Kospi can’t shake off its fear about China

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Kospi can’t shake off its fear about China

It’s been a week since the South Korean market tumbled after a circuit breaker closed the Chinese stock market on the first day of trading for the year - spreading fear of weaker Chinese growth worldwide.

The gloom on the Korean markets has yet to be dispelled.

On Monday, Seoul’s benchmark Kospi failed to defend a 1,900-plateau with worries about the Chinese economy continuing to haunt investors. Rising tension with North Korea only made things worse.

In fact, the Kospi reversed Friday’s mild recovery of 0.7 percent to start the day on a weak foot. During trading Monday, it fell as much as 24.58 points, or nearly 1.3 percent. It closed the day 22.78 points or 1.19 percent lower than on Friday.

The Chinese Shanghai Composite index and the Shenzhen Composite index didn’t do too well either as they dropped 5.33 percent and 6.21 percent, dragging down neighboring stock markets including Japan’s Nikkei, which dipped 0.39 percent, while the Hong Kong and Taiwanese markets lost 2.43 percent and 1.33 percent each.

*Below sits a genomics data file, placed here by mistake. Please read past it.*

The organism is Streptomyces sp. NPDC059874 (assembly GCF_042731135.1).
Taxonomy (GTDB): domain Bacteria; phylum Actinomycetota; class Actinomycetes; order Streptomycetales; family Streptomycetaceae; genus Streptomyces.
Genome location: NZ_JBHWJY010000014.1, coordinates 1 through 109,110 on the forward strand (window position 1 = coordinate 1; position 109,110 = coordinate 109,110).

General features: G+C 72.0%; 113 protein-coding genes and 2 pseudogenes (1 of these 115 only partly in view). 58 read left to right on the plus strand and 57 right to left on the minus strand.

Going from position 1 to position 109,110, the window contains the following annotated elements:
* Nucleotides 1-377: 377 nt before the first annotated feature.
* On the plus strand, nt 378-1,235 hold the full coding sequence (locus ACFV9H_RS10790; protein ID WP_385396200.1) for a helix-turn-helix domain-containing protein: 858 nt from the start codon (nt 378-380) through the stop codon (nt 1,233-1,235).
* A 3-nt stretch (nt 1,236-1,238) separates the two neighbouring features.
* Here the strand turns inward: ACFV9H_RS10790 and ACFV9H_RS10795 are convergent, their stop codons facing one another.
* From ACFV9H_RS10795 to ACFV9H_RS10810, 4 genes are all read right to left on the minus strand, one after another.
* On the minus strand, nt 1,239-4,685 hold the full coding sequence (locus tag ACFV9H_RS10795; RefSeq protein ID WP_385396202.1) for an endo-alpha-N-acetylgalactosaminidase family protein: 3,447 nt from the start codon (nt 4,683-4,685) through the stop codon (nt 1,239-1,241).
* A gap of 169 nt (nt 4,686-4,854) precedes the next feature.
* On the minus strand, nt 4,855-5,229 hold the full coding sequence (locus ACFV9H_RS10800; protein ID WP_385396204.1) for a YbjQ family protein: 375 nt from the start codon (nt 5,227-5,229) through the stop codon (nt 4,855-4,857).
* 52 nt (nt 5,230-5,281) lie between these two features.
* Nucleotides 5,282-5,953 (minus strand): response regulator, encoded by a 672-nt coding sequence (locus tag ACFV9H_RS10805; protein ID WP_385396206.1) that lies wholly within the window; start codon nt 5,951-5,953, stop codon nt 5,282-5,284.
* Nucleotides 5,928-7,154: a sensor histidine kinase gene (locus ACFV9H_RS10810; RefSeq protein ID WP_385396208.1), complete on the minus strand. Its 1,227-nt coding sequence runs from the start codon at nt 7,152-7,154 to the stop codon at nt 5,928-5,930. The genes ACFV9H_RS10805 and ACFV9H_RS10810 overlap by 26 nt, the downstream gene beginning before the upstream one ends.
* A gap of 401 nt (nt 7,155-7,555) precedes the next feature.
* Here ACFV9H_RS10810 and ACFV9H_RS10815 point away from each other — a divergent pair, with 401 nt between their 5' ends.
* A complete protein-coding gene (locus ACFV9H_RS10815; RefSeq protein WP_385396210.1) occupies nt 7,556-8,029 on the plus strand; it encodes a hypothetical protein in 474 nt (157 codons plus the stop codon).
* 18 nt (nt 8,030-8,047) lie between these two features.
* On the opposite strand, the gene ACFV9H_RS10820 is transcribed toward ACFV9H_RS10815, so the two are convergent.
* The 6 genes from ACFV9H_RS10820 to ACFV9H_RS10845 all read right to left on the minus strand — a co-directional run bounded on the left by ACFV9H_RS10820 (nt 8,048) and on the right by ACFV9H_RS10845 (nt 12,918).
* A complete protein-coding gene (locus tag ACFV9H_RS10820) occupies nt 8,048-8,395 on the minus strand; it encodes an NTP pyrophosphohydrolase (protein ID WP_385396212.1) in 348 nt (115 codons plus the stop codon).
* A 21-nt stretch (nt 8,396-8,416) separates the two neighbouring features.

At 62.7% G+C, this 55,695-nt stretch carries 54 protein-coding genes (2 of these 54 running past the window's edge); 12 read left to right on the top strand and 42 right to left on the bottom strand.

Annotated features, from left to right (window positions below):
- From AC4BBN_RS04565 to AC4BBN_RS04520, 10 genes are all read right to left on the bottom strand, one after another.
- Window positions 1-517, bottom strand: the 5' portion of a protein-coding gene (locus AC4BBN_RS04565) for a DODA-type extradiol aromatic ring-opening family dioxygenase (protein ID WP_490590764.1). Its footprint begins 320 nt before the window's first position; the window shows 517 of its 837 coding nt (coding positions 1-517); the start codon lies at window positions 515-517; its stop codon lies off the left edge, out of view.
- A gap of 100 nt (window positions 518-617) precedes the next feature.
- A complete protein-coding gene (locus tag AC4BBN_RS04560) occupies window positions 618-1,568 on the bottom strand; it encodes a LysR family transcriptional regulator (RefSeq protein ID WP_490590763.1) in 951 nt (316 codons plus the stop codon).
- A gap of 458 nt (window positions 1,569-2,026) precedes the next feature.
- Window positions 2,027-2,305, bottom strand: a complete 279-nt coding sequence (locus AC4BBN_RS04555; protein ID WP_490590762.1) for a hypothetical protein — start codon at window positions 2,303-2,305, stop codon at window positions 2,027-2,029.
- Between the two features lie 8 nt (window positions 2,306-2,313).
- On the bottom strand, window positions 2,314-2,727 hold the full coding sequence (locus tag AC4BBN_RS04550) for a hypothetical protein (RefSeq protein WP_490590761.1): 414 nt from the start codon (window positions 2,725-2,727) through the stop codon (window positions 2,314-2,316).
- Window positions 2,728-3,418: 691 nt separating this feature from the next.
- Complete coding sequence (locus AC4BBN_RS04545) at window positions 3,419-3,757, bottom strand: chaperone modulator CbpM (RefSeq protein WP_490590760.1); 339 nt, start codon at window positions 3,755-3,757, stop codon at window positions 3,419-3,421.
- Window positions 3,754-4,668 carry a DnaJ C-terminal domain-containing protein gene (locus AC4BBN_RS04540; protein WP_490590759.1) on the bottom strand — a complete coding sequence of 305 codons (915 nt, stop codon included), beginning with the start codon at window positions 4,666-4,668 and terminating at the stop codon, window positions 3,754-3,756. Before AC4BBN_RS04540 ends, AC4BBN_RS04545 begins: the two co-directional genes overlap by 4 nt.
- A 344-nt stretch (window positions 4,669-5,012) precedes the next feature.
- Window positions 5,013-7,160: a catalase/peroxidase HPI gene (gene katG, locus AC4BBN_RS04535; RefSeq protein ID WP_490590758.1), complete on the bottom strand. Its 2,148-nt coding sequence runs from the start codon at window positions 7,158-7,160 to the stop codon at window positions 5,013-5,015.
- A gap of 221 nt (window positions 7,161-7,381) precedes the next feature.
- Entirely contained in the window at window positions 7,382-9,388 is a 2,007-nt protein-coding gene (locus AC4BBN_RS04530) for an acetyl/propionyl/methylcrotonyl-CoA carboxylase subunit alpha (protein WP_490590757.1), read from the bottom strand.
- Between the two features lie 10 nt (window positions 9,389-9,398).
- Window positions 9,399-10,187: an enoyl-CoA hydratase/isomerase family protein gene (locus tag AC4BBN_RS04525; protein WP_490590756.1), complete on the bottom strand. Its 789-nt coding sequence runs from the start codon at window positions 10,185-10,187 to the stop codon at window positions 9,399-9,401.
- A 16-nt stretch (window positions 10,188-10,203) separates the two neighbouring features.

Since the first day of this year, the Kospi has lost more than 3 percent compared to the last day of 2015. The selling spree of foreign investors that has continued for the 26th consecutive trading day only made things worse. Foreigners have sold nearly 4 trillion won ($3.3 billion) worth of stock since early December.

As a result, the Korean won depreciated to its lowest level in five years. The won closed at 1,210 against the greenback. The last time the won was this low was in July 2010 when it was trading at 1,215.6 against the greenback.

The biggest question floating around in the stock market is “How long will this last?”

Experts say it may not last long.

“Uncertainties in the Chinese market are caused by psychological worries among investors rather than the poor economic data from the country,” said Chung Seung-jae, an analyst at Mirae Asset Financial Group.

“A weakened yuan pulled down the won, which led the Kospi to fall,” said Park Sung-hyun, an analyst at Samsung Securities. “However, this trend will not necessarily last that long since foreign investors tend to buy more local stocks when the currency drops.”

In fact foreign investors bought an average of about 140 billion won worth of shares a day when the won was trading at 1,200 to 1,250 a dollar during the last five years, according to data compiled by Samsung Securities.

When the currency falls between 1,250 and 1,300 against the greenback, foreign investors bought near 160 billion won worth of stocks a day. They withdrew from the market when the currency was trading between the 1,150 and 1,200 level, and only bought about 40 billion won worth of stocks when it was between the 1,100 and 1,150 level.

“The won might soon be depreciated to as low as 1,216 against the greenback,” said Chung Kyung-pal, a strategist at Hana Futures.

The Korea Center for International Finance, however, warned that recurring uncertainties about China could translate into damage to the real economy.

BY KIM YOUNG-NAM [kim.youngnam@joongang.co.kr]

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